Skiing their passes off: Steamboat's biggest ski bums don't miss a day on the mountain | SteamboatToday.com

Skiing their passes off: Steamboat’s biggest ski bums don’t miss a day on the mountain

Ken Mauldin passes through the gondola ticket check on the way to his 143rd day of skiing Steamboat Resort. Mauldin is one of seven people who haven’t missed a day this season.
Derek Maiolo

STEAMBOAT SPRINGS — Plenty of Steamboat locals proudly consider themselves ski bums, skipping office meetings and visits from the in-laws to hit fresh powder pockets.

But as of Friday, only seven could claim the accolade of skiing and riding every day at Steamboat Resort this winter season.

Of those seven, three could actually be tracked down for a quick interview about their perfect records — after they hit the slopes, of course.

Charlie Noble shows off a pair of tele skis his daughter designed after finishing his 143rd day shredding Steamboat Resort. Now that his kids are older and more independent, Noble has more time to devote to his favorite sport.
Derek Maiolo

Charlie Noble

It wasn’t much of a surprise when the first call to Charlie Noble was muffled by wind in the background. 

“I’m skiing right now, but I’ve got my headphones on,” he said.

This is the first year Noble has never missed a day of skiing — or in his case, Telemarking. He owes his personal record to the more than 400 inches of snow the resort has received at its summit this winter. 

“The conditions were great this year,” he said. “That’s why I didn’t miss a day.”

By the numbers

Most frequent skiers at Steamboat Resort as of Thursday, April 11:

142 days
• Steve H.
• Kenneth M.
• Jason R.
• Mark L.
• Peter S.
• Charlie N.
• Chantal K.

141 days
• Doug H.
• Will P.

139 days
• Chad L.
• Mark W.

The owner of Mahogany Ridge Brewery and Grill, Noble usually works night shifts. That leaves plenty of ski time during the day. Now that his two kids have grown older and more independent, he has even more time to focus on the mountain.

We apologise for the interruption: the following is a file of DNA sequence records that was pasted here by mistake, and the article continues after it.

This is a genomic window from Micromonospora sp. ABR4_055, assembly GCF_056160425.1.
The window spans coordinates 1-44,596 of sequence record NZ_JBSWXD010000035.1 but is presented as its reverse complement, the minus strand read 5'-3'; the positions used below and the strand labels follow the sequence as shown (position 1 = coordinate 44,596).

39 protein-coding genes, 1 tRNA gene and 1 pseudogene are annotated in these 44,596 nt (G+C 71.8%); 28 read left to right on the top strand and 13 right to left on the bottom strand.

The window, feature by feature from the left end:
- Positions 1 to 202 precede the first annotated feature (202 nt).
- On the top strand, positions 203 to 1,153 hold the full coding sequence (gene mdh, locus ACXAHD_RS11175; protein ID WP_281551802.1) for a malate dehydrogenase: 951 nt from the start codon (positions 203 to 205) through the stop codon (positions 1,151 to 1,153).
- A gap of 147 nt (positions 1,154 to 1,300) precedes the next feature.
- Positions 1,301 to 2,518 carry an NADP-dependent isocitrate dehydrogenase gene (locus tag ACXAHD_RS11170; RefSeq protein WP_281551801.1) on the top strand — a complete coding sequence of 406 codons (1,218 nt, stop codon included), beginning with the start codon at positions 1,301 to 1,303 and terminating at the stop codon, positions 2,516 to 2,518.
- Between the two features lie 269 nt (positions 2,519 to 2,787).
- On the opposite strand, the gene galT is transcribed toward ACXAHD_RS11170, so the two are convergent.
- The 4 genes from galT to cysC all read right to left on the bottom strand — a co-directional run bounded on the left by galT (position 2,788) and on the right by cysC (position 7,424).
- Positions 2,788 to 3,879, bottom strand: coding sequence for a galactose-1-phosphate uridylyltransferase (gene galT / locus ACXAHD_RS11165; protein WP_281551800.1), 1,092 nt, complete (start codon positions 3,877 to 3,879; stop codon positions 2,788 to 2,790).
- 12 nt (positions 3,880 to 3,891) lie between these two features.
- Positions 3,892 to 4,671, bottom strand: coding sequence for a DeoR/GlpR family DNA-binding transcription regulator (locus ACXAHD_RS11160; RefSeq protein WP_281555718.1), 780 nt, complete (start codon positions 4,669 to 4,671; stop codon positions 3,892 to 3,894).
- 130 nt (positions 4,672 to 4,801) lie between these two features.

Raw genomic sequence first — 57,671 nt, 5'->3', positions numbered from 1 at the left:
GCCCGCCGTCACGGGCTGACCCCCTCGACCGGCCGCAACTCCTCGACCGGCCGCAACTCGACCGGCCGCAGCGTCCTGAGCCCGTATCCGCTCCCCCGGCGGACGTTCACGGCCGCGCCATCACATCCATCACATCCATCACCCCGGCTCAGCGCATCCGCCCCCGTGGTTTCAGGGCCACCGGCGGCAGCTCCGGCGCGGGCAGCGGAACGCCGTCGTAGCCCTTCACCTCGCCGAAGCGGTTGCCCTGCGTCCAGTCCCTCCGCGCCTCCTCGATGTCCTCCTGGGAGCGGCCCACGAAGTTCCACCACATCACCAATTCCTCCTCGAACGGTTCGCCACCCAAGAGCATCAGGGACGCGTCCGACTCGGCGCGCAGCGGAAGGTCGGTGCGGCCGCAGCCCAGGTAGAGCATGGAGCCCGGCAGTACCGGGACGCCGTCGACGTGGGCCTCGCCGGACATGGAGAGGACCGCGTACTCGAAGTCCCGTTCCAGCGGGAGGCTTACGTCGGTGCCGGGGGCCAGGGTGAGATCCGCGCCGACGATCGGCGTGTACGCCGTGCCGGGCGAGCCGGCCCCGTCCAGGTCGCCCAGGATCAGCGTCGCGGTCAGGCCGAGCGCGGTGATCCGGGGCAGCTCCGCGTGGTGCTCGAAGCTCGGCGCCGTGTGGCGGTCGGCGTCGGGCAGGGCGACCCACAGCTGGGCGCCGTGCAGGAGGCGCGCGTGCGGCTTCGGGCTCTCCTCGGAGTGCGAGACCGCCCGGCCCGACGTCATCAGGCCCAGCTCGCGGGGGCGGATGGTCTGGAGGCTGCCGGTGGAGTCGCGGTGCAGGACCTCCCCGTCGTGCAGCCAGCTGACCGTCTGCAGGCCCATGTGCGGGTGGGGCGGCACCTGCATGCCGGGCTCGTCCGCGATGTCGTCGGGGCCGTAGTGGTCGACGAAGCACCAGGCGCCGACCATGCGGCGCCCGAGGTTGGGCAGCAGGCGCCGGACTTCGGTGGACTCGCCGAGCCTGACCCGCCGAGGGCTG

To make sure the weather never deterred him, he splurged on boot heaters and what looked like sleeping bags for mittens.  

Noble enjoys a good groomer day, but on powder days, he favors the backcountry terrain where fresh tracks are more plentiful. He plans to celebrate closing weekend with a yearly tradition of barbecuing in the out-of-bounds area near South Peak. 

French native Chantal Kane takes a break from skiing the trees at Steamboat Resort during one of the many powder days this winter. In the past five seasons, Kane has missed only one day of skiing.
Courtesy photo

Chantal Kane

It all started with a honeymoon trip to Steamboat for French native Chantal Kane. She spent her 20s in the Swiss Alps but succumbed to the Yampa Valley curse in the ’90s. Her life ever since has focused more and more on outdoor adventures.  

Now that she is retired, not even her husband takes precedence over skiing.

“Nobody can have me in the morning except Buddy,” she said, referring to the lucky statue of Buddy Werner at the top of his namesake run. 

If it isn’t already clear, Kane takes her passion seriously. 

The only woman to ski every day at Steamboat Resort this winter, she has missed only one day on the mountain in the past five seasons. 

Not a moment goes by when she takes the mountain for granted.

“Every day I am able to get on the gondola and ski. I feel so lucky,” she said. 

With Closing Day quickly approaching, it is with a heavy heart that Kane retires her skis for mud season. 

“I’m very sad it’s over,” she said.

Ken Mauldin

Like Noble, it took Ken Mauldin several decades to find his perfect place in Steamboat, or more specifically, on the tree runs near the Morningside ski lift. 

“If I get to pick, that’s where I’m going,” he said. 

Mauldin moved to Steamboat five years ago from a town just outside Atlanta. He owns an online business training company based in his home state that runs on East Coast time. 

“That gives me afternoon flexibility most days,” he said. 

Mauldin usually only logs about 30 to 40 days each season. This year, he wanted to change that. 

“It seems like a bit of a waste to live in such an amazing place with such a wonderful mountain and not take advantage of that,” he said. 

At the beginning of the season, his goal was to avoid making excuses for not heading to the mountain. He didn’t have any particular goal in mind and didn’t track his days until he surpassed the 100 mark.

“It turned out to be more than I thought,” Mauldin said. 

With another nod to Noble, he plans to close out the season with a lap on Buddy’s Run and a good-luck tap of the ski town legend’s statue. 

For the second year, the resort will hand out prizes to the most frequent skiers during an awards ceremony in Gondola Square before The Wailers take the stage for the free concert Sunday.


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